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Does my dog have to keep kosher, too?

From its start in 1906, A Bintel Brief was a pillar of the Forward, helping generations of Jewish immigrants learn how to be American. Now our columnists are helping people navigate the complexities of being Jewish in 2020. Send questions to bintel@forward.com.

Dear Bintel,

I don’t eat pork, but my husband does (we’re both Jewish). I’m uncomfortable buying bacon treats for our dog. I know the dog doesn’t have to keep kosher, but it just feels so non-Jewish to me. My husband thinks I am being ridiculous, both about this and about not eating pork in general, given that I eat other non-kosher food. He sometimes still buys the dog bacon treats. I want to stand my ground with our dog, but am I being irrational?

Signed, Don’t Bring Home the Bacon

Dear Bacon,

Maybe a little irrational, but we’re all allowed irrational tendencies from time to time. If this truly bothers you, it seems petty for your husband to keep buying them when there are plenty of other options.

Is it possible that your husband feels you are judging him for eating pork, given your insistence you wouldn’t even want to feed it to your dog? Or is it possible that he thinks your discomfort is more a joke than a serious feeling?

Lots of Jews relate to bacon and pork as uniquely unkosher items (even the Talmud viewed it as the quintessential example of non-kosher food!), and feel uneasy about intentionally choosing bacon when beef, chicken, or even vegetarian treats are right there, free of any identity baggage. But many feel like your husband: bacon treats don’t feel like a meaningful choice in either the buying or the rejecting.

If you haven’t yet, have a serious conversation with him about how much it bothers you. It might feel silly to get serious about the dog keeping kosher, but frame the request in terms of your feelings, not Jewish identity in general. This is about your personal, subjective desires for the Jewish character of your home, and those feelings don’t have to be logical to be real. Be clear that you know pork doesn’t feel like a transgression of his Jewish identity in the way it does for you, and that you don’t judge his choices, but this is about your shared space. Talk about it like you’re asking a personal favor, but be prepared for the conversation to take a heavier turn.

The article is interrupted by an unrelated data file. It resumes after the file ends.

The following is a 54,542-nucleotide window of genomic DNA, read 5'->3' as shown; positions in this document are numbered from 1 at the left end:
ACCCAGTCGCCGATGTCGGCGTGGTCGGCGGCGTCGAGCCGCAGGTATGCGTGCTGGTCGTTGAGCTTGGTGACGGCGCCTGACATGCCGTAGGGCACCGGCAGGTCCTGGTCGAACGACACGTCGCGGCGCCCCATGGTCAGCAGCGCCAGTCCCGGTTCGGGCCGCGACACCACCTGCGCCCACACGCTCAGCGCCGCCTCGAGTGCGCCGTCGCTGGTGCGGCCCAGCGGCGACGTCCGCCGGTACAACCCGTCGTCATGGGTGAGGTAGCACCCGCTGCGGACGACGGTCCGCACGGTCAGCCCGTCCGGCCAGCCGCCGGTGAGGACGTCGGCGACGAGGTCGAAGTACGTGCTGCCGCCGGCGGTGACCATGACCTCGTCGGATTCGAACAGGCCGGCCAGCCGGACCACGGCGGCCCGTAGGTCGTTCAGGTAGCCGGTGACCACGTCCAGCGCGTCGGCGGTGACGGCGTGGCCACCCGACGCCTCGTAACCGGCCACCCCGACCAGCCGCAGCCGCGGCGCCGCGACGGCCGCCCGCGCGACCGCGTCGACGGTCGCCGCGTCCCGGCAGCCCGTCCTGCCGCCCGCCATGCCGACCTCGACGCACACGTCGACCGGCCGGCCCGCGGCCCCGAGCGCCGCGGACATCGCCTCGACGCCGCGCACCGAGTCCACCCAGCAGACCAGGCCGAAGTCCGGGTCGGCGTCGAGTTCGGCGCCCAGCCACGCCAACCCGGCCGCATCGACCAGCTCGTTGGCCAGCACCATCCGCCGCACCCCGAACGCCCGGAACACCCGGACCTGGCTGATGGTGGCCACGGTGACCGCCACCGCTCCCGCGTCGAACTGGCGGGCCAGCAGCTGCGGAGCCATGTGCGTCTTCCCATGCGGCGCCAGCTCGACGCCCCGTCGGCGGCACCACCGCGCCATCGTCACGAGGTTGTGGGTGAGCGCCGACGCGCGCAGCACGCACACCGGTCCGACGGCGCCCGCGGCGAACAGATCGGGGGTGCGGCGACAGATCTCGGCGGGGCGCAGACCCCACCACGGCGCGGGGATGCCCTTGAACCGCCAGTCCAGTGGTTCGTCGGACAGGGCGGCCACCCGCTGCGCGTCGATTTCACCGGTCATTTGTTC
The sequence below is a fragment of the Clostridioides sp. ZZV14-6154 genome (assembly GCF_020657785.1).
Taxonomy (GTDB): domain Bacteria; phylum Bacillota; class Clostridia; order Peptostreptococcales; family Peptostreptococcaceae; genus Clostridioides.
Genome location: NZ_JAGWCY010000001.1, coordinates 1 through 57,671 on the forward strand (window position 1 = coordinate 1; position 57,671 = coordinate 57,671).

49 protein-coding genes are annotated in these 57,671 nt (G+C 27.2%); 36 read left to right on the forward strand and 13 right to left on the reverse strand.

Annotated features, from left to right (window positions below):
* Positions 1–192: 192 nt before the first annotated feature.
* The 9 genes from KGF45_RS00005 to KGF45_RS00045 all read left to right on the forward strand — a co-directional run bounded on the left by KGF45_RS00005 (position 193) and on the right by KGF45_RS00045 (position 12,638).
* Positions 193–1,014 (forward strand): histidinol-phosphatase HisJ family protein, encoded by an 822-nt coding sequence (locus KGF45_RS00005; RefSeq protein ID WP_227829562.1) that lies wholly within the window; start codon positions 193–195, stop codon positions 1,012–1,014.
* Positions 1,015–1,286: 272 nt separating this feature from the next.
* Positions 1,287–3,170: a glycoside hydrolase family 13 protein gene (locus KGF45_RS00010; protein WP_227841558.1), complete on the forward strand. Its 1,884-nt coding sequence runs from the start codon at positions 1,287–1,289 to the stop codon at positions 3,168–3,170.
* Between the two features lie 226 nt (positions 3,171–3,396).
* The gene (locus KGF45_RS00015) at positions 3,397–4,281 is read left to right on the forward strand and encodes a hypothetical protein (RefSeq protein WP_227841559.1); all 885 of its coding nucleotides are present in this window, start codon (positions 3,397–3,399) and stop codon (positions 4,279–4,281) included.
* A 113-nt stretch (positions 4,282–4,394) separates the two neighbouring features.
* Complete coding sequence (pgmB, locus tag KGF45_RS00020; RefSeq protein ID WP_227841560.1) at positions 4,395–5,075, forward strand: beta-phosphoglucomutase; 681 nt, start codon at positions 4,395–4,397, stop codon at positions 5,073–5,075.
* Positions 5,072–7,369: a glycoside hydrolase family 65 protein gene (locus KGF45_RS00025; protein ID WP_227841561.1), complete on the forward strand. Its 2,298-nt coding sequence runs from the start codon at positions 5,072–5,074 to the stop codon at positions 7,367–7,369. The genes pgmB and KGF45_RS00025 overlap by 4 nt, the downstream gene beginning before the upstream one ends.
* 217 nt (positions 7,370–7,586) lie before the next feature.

(For those curious, Jewish law would likely be okay with the bacon treats. Jews can derive benefit from bacon, even if they can’t eat it, so bacon treats for your dog would be fine. Other non-kosher mixtures, like treats made from kosher meat mixed with milk, would be more complicated. However, many Jews who keep kosher might feel like our letter writer, and not buy dog bacon treats for cultural reasons.)

kid in baseball cap

Image by Liana finck

Dear Bintel,

My wife and I only gave our one-year-old son one name, a Hebrew name, and many of my Jewish family members can’t pronounce it correctly (including my parents and sister). Most of our non-Jewish friends can pronounce it, most of our non-Jewish relatives can pronounce it, but the Jews in the family all butcher it and it’s frustrating. They butcher it in temple. They butcher it after I clearly just said it correctly. They butcher it after I correct them, hundreds of times, telling them there are no Hebrew letters for the sounds they are making. I stopped telling them they were doing it wrong because they just started avoiding saying his name. How can I teach them to say his name correctly?

Signed, Say My Name

Dear Name,

I am so curious what this name is! The fact that they’ve just stopped saying it when confronted too often with their mispronunciation does make it seem like an actual issue with pronunciation instead of some sort of weird, passive-aggressive stance against Hebrew names.

As someone who really struggles with pronunciation, the only thing that works for me is if I have a word I do know for comparison, to rhyme against. For example, I could never remember how to pronounce the name of John Cassian, an early Christian monk, until one of my friends finally said, “Cassian. Rhymes with passion.” In my mind I kept seeing it as “Kay-see-un,” which I knew was wrong, so I just avoided saying his name. Now I still think “passion” every time before I have to say it. Can you find some other word they do know that has the right pronunciation for what they’re getting wrong?

And if all else fails, maybe it’s time to find a nickname that feels true to your son’s name but which your family can pronounce.

Shira Telushkin lives in Brooklyn, where she writes on religion, fashion, and culture for a variety of publications. She is currently finishing a book on monastic intrigue in modern America.

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